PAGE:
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Page 72 - Crafty men contemn studies, simple men admire them, and wise men use them, for they teach not their own use; but that is a wisdom without them, and above them, won by observation. Read not to contradict and confute, nor to believe and take for granted, nor to find talk and discourse, but to weigh and consider. Some books are to be tasted, others to be swallowed, and some few to be chewed and digested...
Page 26 - He that travelleth into a country, before he hath some entrance into the language, goeth to school, and not to travel.
Page 41 - How many things are there which a man cannot, with any face or comeliness, say or do himself! A man can scarce allege his own merits with modesty, much less extol them ; a man cannot sometimes brook to supplicate or beg; and a number of the like. But all these things are graceful in a friend's mouth, which are blushing in a man's own.
Page 23 - Democritus and Epicurus. For it is a thousand times more credible, that four mutable elements, and one immutable fifth essence, duly and eternally placed, need no God, than that an army of infinite small portions or seeds unplaced, should have produced this order and beauty without a divine marshal. The scripture saith, The fool hath said in his heart, there is no God...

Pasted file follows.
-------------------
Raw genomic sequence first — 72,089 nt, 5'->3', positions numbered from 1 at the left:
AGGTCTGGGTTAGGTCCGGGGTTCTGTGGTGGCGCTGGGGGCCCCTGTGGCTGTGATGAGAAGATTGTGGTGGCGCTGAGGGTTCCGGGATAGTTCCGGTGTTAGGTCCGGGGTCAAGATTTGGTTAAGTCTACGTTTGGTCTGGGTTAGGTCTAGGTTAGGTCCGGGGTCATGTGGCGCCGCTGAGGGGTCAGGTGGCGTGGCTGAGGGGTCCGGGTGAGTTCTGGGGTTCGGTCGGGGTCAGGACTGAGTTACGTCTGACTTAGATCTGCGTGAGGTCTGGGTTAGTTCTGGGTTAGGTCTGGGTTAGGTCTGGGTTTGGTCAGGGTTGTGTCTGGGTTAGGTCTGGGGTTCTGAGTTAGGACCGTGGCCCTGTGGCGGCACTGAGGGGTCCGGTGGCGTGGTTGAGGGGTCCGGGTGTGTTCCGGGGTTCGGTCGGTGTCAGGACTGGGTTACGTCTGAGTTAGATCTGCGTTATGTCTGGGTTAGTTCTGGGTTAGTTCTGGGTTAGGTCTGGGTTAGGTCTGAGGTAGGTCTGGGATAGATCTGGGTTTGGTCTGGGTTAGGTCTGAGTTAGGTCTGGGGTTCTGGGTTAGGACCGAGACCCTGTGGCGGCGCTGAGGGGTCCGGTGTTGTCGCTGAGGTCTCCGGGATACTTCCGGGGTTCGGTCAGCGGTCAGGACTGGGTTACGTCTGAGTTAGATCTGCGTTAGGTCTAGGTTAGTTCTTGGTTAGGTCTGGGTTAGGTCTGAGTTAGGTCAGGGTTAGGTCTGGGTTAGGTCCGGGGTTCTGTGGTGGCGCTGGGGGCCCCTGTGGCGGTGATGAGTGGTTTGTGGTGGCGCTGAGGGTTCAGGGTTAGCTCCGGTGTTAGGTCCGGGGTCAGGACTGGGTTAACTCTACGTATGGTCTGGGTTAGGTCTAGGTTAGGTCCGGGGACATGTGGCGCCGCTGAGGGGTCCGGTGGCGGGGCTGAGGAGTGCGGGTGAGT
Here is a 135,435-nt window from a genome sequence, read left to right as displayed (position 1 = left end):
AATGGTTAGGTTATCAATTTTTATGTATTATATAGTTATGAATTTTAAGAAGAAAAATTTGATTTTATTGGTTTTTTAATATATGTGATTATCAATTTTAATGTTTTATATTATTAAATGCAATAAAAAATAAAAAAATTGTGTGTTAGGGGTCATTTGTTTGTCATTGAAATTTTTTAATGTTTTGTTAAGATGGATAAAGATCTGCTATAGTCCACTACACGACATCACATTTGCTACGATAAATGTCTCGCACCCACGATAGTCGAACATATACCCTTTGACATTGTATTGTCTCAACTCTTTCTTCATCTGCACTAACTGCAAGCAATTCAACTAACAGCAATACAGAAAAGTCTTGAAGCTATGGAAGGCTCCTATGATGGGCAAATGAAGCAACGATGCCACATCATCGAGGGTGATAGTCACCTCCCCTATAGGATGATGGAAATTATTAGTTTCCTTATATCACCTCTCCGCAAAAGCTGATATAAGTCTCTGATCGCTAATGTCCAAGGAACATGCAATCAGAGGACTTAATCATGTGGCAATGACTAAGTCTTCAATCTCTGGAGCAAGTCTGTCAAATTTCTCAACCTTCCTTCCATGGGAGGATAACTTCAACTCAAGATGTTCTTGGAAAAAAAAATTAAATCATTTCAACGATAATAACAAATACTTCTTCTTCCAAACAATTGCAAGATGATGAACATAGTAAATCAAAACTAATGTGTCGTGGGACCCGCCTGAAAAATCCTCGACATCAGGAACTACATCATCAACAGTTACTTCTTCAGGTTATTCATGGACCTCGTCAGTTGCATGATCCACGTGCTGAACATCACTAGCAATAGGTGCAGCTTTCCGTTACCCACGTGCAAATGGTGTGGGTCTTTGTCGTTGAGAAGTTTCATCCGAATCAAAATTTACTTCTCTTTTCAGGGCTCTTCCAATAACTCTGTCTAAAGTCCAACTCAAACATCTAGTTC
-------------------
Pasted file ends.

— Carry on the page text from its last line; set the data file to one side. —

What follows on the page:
Page 73 - Histories make men wise ; poets, witty ; the mathematics, subtile ; natural philosophy, deep ; moral, grave; logic and rhetoric, able to contend ; " Abeunt studia in mores;" i nay, there is no stond or impediment in the wit, but may be wrought out by fit studies...
Page 51 - I CANNOT call riches better than the baggage of virtue ; the Roman word is better, impedimenta. For as the baggage is to an army, so is riches to virtue. It cannot be spared, nor left behind, but it hindereth the march ; yea, and the care of it sometimes loseth or disturbeth the victory. Of great riches there is no real use, except it be in the distribution ; the rest is but conceit. So saith Solomon : "Where much is, there are many to consume it, and what hath the owner but the sight of it with...
Page 10 - HE that hath wife and children hath given hostages to fortune ; for they are impediments to great enterprises, either of virtue or mischief.
Page 25 - Superstition, without a veil, is a deformed thing; for as it addeth deformity to an ape to be so like a man, so the similitude of superstition to religion makes it the more deformed. And as wholesome meat corrupteth to little worms, so good forms and orders corrupt into a number of petty observances. There is a superstition in avoiding superstition, when men think to do best if they go furthest from the superstition formerly received...